Teleporting around can break presence, and it often becomes a quick cheat that discourages physical movement within a VR scene. In the end, teleportation kills your sense of place in part because it disrupts our sense of how much time should pass when moving from one point to another. There are ways to restore that by watching an out-of-body ghost walk towards your teleport waypoint to let that time pass, but it’s still not the same as the feeling you get when you’re actually moving around within an environment. So there are clear tradeoffs between immersion and comfort when looking at different VR locomotion schemes.

But overall, I think that VirZOOM is clearly going to be a popular incentive and motivator for some people to get more exercise. The blending of gameplay with interval training is something that makes a lot of sense, and there’s may ways to explore how to blend these two together. Aside from gaming, the feeling of exploration and taking virtual rides through the equivalent a fully immersive Google Streetview or Google Earth VR is what gets me the most excited about using VR to combine exercise with virtual tourism. I just hope that someone will figure out how to design the experience so that I don’t get sick doing it.

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  • James Friedman

    I have only felt noxious once and that was in Windlands on the Rift. I turned the smooth motion off and jumping around like a maniac was a FANTASTIC experience, but after about 20 minutes I felt sick. Other than that any other movements felt good. I despise teleporting in-game.

    • ummm…

      try the kart series in project cars. it hurts for a while until you acclimate.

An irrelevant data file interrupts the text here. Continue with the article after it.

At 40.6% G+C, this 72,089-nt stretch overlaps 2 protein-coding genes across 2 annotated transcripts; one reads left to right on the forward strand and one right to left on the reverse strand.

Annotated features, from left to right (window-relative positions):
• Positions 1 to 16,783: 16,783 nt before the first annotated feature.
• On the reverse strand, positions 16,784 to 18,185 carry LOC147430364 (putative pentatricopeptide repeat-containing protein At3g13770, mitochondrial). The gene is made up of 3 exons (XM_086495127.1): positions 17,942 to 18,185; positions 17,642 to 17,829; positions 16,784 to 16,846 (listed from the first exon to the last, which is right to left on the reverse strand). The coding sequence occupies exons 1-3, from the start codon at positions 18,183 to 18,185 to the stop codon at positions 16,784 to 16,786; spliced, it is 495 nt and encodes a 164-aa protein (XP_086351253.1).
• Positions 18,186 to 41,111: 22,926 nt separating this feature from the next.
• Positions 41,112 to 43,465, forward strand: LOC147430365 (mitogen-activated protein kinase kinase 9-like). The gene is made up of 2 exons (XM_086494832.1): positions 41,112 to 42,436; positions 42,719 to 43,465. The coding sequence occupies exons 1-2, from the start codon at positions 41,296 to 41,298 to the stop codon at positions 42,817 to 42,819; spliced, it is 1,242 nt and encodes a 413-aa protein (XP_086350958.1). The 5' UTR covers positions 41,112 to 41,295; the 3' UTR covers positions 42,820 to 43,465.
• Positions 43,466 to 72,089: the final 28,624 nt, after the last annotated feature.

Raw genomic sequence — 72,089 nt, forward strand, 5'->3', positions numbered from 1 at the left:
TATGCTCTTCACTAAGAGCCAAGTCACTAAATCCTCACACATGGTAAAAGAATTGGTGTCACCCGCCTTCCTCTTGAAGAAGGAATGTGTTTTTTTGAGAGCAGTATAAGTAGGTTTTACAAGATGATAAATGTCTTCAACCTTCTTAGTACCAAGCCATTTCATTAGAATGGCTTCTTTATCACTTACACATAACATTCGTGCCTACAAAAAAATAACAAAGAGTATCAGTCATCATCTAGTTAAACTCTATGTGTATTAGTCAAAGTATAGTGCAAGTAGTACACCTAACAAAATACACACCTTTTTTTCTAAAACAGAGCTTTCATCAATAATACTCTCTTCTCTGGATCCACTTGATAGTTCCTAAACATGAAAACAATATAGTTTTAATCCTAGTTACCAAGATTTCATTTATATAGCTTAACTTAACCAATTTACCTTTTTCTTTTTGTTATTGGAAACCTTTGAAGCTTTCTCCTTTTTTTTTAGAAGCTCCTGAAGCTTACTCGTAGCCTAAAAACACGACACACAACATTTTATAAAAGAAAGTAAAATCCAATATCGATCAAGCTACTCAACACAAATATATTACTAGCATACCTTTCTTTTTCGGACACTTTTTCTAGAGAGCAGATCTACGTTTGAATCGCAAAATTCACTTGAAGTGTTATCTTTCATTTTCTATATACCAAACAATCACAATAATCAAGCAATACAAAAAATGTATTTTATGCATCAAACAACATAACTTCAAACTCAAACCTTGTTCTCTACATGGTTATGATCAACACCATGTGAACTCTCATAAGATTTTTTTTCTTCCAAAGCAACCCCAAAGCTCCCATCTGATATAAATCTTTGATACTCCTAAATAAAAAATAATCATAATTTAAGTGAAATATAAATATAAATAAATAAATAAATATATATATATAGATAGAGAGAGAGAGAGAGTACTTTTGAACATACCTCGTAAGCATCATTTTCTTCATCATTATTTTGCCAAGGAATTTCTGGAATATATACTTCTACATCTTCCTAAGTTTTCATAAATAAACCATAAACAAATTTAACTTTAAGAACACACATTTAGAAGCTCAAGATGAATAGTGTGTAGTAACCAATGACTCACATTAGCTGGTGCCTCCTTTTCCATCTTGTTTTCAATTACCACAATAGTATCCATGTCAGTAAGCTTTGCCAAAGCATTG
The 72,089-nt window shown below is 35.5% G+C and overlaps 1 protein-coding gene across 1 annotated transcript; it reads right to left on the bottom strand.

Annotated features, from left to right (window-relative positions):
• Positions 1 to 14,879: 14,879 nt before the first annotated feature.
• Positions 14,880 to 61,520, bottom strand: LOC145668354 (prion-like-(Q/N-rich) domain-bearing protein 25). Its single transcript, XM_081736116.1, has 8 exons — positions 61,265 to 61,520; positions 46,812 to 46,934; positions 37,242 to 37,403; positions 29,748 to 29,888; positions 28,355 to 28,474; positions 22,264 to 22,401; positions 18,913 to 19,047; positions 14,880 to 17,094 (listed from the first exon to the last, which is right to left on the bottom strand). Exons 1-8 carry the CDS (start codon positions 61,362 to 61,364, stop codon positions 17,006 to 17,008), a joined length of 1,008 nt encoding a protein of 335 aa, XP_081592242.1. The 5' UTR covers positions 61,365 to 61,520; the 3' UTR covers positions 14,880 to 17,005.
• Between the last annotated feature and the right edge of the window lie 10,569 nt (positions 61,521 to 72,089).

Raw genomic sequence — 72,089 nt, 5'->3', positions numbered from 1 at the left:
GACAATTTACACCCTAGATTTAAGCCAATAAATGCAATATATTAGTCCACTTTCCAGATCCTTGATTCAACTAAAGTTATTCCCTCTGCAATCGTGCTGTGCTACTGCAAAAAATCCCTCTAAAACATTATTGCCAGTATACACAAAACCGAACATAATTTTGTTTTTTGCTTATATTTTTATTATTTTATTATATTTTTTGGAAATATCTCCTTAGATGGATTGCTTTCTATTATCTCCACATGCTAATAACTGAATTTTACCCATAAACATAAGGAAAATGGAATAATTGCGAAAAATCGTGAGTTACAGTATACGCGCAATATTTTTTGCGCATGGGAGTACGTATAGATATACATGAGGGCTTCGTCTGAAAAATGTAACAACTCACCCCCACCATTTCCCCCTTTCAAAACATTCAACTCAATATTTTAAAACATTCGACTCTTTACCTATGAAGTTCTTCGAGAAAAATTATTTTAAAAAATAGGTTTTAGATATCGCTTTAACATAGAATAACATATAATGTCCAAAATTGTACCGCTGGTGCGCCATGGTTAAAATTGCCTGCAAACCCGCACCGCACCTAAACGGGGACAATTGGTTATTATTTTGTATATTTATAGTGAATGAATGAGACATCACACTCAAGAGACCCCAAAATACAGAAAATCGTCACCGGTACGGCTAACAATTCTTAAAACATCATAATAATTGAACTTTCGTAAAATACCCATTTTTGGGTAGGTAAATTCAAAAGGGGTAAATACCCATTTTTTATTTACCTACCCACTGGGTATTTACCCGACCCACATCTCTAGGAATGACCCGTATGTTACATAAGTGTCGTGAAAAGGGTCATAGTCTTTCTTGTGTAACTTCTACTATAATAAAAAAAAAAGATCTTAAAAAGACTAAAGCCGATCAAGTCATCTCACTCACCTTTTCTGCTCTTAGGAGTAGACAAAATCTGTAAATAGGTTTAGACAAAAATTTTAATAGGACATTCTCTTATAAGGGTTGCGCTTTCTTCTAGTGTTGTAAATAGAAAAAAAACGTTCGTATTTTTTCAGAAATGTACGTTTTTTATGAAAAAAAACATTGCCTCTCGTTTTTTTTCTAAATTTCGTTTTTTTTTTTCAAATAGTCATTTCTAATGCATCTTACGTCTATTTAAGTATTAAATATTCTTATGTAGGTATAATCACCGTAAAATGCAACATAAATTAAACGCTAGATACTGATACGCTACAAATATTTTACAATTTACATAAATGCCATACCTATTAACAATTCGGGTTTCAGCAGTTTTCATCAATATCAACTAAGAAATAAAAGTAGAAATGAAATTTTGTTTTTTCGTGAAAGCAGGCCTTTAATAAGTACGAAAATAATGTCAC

• Doctor Bambi

    “So now our current anxiety is all about VR sickness. VR will never succeed because it makes people sick. Really. I guess air travel, roller-coasters, and sailboats will never catch on, either, because they make people sick.” Yeah, except none of those activities take place on your couch. Which most people sit on… everyday… sometimes for hours at a time. I’m fine with throwing up on a roller coaster, I’m not fine with throwing up on my living room floor. Sim sickness should be a VR developer’s top priority if VR is to have a stake in the household. Do the reseach and find real solutions, not ignore what I would consider to be a game breaking flaw. I know you can’t cater to everyone, but ultimately, we want everyone to be able to enjoy the benefits of this awesome medium.

    • Gus Bisbal

      Doc Bambi, ( can’t be certain of your credentials I feel ) I understand what your saying but maybe its about users getting used to it? Like stop being so ready for the world to cater for you and be ready to adapt? Like going on a cruiseship. You don’t say, I payed good money stop the boat from rocking. You just accept that you will adapt.

      • Doctor Bambi

        Never mind you about my credentials. ;) In my opinion, the living room is a sanctuary of comfort. It’s a place to rest and to revitalize and to have fun on a daily basis. A device that induces motion sickness in that environment is counter intuitive. Maybe the answer is that VR doesn’t belong in the living room. Maybe it’s a specific place you go to on occasion to experience intense and visceral content, like a VR arcade or amusement park. In those cases, I would be more lenient on an experience inducing sim sickness. That being said, I absolutely want VR in my home and I’ll suffer though any experience that induces sim sickness if the content is worth it. Just so long as developers do their best to minimize these types of issues and keep trying new ideas.

    • Sim sickness IS a top priority for devs and research teams around the world.

  • Homonyms

    Peddle -> Pedal

  • mellott124

    I tired VirZoom with HTC Vive at CES 2016. It’s interesting but the masses won’t care much unless it costs near to nothing. Concept wise it’s thinking in the right direction by trying to introduce new ways of movement in VR. Teleportation isn’t the solution and I hope it goes away soon.

  • pkovach

    We started the corporation InWorld 20 years ago and introduced VR exercise to the world.
    We had virtual reality bikes you could ride in VR cross country worlds and in a virtual veladrome, virtual ski machines, Etc

    We had high end graphic engines on silicon graphics and Kobota graphic computers, Etc driving the machines, but silicon graphics was working on PC based graphic boards to get us into the home

    We were at the largest health and fitness shows , and many other venues